The prime minister is accused of accepting gifts from wealthy businessmen, and of dispensing favours to garner positive press coverage. Mr Netanyahu has denied any wrongdoing and said he is a victim of a political "witch-hunt".
A date for the final hearing, at which the prime minister and his lawyers would be able to argue against the allegations, has not yet been set. Mr Mandelblit has said the Supreme Court will determine whether Mr Netanyahu has to resign if he is charged.
There have been reports that Mr Netanyahu will attempt to persuade potential coalition partners to pass legislation that would grant prime ministers immunity from prosecution while in office.
The Jerusalem Post reports that Likud and four other allied parties, who together will control 61 seats in the Knesset, have made it clear that they will not require Mr Netanyahu to resign if he is charged.
What comes next?
President Reuven Rivlin will consult with political parties. Afterwards, a candidate will be chosen who is deemed able to form a government that controls at least 61 seats in the Knesset. The process could take several weeks.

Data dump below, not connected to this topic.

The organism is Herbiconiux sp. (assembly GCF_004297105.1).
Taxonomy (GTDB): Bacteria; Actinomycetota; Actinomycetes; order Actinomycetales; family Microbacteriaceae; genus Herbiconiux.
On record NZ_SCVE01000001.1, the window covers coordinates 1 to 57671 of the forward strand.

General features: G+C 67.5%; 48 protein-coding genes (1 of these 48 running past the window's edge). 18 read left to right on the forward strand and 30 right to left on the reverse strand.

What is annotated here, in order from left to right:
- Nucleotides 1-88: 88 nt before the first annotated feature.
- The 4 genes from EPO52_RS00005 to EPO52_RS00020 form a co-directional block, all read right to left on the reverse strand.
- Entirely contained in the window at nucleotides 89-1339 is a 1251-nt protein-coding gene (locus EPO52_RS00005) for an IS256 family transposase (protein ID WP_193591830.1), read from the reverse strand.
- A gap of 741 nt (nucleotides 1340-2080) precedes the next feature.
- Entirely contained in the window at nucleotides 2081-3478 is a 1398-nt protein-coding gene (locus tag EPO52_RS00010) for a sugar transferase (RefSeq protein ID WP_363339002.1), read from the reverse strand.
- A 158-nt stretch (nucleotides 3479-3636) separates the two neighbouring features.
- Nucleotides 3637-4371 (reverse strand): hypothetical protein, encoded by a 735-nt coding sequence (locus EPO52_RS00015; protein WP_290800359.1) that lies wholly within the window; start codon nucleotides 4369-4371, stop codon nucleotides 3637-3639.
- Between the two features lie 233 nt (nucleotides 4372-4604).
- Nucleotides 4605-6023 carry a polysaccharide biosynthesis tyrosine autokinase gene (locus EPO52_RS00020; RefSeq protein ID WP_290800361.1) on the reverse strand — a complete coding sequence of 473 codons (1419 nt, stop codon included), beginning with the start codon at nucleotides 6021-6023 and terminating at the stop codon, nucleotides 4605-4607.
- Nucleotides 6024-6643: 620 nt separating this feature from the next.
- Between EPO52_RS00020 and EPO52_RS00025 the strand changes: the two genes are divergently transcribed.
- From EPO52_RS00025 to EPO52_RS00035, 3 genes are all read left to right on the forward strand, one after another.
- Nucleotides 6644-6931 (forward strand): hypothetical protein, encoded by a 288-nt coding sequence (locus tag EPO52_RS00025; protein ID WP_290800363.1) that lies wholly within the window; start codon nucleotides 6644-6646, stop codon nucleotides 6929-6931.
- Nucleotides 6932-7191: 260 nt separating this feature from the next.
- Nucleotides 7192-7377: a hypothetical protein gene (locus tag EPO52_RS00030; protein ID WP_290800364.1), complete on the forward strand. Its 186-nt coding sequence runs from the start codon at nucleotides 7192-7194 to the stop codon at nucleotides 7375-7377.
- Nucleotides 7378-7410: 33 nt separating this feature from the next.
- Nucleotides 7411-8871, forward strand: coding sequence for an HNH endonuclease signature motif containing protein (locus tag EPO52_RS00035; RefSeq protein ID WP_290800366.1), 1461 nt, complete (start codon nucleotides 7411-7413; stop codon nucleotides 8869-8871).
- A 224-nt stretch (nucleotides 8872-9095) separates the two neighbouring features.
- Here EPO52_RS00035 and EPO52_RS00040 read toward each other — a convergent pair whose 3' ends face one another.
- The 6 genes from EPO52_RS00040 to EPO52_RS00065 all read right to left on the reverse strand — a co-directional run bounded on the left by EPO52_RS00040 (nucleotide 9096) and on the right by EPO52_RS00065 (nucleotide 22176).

Mr Netanyahu has promised to speedily put together a coalition with his "natural partners". Some Israeli analysts have predicted that this could produce a government that will accelerate the nationalist and conservative policies pursued by the outgoing administration.
The ultra-Orthodox parties Shas and United Torah Judaism, which each won eight seats, have said they would join a coalition led by Mr Netanyahu. The Union of Right-Wing Parties, which won five seats, and the centre-right Kulanu party, which came away with four seats, have also said they would back him.
Avigdor Lieberman, the leader of the right-wing Yisrael Beiteinu party, has yet to announce his decision. The former defence minister has said he will either sit in opposition or support Mr Netanyahu, but not back Mr Gantz.